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Over recent months, I have talked with clients about their expectations regarding audits and assessments, from their initial thoughts about these processes, through to the onsite and post-audit detail.  Most people have commented about the important role of trust: in the auditor as well as trust in the certification body overseeing the audit process.  Trust in what the front line staff do to reassure people about the onsite process is incredibly important and this approach commences even before the first phone call is made or email is sent.  Quite often, clients talk about trusting the opinion of other colleagues and friends and acting on their recommendations to make that first contact before fully stepping into the auditing world.

The focus on trust made me think about the important people who are in my life now and the way I trust them, over many years and through many of life’s challenges, joys, sorrows and successes.  Trust is not a one-sided aspect to life: I hope that as much as I trust those other people, they also trust me.  Trust is also a pretty important factor when I think about the role that other people have in the life of my disabled daughter.  In order for my daughter to enjoy life to the fullest, I had to ‘let go of the apron strings’ when she was a teenager, which meant stepping back and letting other people support her, make mistakes, and also do the most incredible things for her that I 100% most definitely could not do.  My daughter has successfully lived independently with support since her early 20s and she has done so many things with her life that I could not have ever foreseen.  All of these other people have been critically important to, and for her: she trusts them to have her best interests at heart.  Trust is also an important factor for me right now as I prepare to transition from my service provider role and responsibility to one where other people will take over that role.  While initially daunting – the letting-go side of things – I realised that I needed to have trust in these people as well as the process.  After all, I have instinctively managed the trust process for many years and I expect that whatever is ahead will be manageable, so long as trust remains in the mix.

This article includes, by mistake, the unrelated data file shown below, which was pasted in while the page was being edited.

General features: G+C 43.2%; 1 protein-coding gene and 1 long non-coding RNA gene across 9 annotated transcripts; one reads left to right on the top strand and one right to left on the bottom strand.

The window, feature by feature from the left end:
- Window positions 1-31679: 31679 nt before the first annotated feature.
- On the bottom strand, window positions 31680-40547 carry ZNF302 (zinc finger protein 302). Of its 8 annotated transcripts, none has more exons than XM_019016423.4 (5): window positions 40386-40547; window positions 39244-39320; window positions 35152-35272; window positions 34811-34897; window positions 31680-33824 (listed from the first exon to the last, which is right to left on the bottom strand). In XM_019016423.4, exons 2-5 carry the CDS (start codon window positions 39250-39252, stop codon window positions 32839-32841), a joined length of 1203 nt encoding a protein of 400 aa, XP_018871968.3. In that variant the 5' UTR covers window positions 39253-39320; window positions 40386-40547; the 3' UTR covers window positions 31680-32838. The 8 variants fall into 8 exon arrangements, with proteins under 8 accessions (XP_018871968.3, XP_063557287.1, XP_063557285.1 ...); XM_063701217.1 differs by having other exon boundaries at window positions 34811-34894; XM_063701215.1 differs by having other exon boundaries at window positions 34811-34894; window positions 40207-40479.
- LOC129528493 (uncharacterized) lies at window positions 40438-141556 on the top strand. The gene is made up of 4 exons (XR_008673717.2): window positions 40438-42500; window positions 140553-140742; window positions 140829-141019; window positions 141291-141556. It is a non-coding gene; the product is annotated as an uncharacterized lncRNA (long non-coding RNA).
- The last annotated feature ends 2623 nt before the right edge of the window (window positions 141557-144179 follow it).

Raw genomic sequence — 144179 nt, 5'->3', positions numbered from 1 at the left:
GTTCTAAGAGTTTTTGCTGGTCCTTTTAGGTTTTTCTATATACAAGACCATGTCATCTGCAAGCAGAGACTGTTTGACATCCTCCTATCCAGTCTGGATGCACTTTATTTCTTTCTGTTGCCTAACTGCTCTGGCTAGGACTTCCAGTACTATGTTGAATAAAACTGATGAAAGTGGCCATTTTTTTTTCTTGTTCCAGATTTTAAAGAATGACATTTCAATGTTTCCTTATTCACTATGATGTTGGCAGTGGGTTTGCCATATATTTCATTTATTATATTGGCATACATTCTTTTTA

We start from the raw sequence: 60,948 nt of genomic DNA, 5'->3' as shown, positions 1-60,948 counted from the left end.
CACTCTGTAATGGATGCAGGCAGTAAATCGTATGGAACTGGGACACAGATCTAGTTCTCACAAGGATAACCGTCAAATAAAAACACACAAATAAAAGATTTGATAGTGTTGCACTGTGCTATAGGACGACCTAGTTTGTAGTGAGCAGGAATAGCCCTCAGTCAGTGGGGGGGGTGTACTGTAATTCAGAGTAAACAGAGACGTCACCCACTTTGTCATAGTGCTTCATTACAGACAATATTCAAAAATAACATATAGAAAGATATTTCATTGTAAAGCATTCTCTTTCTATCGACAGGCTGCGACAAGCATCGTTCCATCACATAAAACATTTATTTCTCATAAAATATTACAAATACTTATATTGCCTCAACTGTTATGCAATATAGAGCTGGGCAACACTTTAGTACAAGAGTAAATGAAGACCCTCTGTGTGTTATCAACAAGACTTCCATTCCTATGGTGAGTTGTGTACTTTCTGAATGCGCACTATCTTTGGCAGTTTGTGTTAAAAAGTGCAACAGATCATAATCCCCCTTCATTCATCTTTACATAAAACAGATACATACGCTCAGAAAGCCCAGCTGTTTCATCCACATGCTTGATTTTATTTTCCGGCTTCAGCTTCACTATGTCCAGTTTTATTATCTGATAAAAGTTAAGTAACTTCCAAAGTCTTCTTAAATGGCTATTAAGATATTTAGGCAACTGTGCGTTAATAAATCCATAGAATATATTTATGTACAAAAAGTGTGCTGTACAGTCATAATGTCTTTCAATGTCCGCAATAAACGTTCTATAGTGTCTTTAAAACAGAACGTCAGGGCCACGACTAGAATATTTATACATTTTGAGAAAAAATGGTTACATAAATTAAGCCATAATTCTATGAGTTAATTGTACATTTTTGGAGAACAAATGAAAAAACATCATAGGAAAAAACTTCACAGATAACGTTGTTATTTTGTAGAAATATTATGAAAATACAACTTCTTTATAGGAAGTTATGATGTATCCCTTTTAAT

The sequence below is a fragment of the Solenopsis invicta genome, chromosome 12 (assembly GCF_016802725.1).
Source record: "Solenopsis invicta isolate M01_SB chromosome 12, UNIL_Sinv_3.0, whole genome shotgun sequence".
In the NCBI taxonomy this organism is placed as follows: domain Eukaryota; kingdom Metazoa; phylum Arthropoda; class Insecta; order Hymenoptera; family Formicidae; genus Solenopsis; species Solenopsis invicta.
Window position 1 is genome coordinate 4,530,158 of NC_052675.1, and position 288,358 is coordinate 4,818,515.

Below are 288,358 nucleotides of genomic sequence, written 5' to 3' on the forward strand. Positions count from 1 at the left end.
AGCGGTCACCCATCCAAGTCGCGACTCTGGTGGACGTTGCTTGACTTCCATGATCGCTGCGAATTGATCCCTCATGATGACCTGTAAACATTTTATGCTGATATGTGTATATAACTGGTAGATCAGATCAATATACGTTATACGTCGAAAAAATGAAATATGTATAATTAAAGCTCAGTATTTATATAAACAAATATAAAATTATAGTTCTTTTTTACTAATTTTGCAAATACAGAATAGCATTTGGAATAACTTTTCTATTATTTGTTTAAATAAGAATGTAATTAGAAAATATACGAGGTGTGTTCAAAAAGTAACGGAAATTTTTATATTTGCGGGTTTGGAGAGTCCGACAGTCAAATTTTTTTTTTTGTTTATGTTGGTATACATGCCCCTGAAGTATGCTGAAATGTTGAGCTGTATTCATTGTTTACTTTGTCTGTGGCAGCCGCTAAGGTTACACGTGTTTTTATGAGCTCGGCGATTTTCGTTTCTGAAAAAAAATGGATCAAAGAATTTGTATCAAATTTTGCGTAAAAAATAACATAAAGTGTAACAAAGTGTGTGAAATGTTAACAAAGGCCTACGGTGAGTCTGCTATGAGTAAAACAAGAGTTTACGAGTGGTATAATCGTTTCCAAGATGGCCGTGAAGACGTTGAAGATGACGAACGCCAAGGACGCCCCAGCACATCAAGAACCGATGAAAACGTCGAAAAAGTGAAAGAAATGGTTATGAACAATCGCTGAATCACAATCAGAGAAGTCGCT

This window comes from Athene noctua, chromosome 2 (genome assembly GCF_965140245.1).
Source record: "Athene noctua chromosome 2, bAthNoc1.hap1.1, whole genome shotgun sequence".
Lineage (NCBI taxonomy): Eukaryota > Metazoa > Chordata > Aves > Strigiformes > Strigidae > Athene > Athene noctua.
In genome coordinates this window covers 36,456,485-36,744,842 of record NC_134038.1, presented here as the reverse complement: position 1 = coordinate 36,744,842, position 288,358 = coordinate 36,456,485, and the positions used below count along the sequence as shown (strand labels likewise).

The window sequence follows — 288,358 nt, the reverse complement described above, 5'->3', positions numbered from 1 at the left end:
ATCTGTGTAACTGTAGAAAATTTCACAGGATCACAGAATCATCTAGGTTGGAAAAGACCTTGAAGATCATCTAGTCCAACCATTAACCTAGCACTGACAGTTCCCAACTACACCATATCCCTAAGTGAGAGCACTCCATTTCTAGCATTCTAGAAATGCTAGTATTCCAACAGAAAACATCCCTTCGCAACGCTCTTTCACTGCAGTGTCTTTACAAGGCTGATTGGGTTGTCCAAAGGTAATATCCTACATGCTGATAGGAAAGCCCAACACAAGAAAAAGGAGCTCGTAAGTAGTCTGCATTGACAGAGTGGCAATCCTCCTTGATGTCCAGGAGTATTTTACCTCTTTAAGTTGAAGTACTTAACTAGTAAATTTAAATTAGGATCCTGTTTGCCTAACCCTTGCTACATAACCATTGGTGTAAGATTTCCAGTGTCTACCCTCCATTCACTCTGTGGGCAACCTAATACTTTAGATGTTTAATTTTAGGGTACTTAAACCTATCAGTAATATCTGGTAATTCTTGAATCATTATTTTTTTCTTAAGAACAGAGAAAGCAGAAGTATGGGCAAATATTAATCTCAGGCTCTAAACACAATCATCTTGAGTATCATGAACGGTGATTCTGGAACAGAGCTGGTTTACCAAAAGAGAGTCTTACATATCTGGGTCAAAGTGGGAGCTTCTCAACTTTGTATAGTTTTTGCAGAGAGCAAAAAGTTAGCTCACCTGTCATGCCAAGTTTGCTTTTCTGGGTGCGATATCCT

Thinking about my role as an auditor / assessor, trust is a critically important factor in successful audits and assessments.  Reflecting on some recent experiences, the way people have greeted me and listened intently to what I have said, particularly in the early phase of establishing what we have to do together for the time that I am with them, have been instrumental in developing trust.  Along the way, staff as well as clients, often ask great questions and there are opportunities to talk about the many positive aspects of what the organisation provides.  Stories are shared, and I am often left wanting to know more.  And hopefully this trust is reciprocated, through my genuine interest in deeply understanding and appreciating what they are doing, why they are doing what they do, and how their actions make a difference in the life of their clients (whether internal or external).  I have trust in the process – and I certainly aim for people to have trust in what I am doing there as well.

To me, trust means having confidence, faith or hope in someone or something.  I know that it’s important to have the ability and strength to do what I say I am going to do, and to be truthful about what I can and can’t do.  I strive to be truthful and accurate with what I am saying and doing – because my body language is also a key factor in the trust equation.  What I know to be true is that trust needs to be built and it can just as easily be destroyed – by both the client as well as the auditor.  Does everyone always consider this in an audit or assessment situation?  I don’t know for sure, but being mindful about trustworthiness is an important step along the way.

Thinking ahead:

  1. How does trust factor into your preparations for audit?
  2. Do you see your auditor as trustworthy? What does it feel like when you know this to be true? What can be done when the auditor is not trustworthy?
  3. Do your staff have a sense of trust that their work is valued and respected by the auditor? If not, what can be done to address this?

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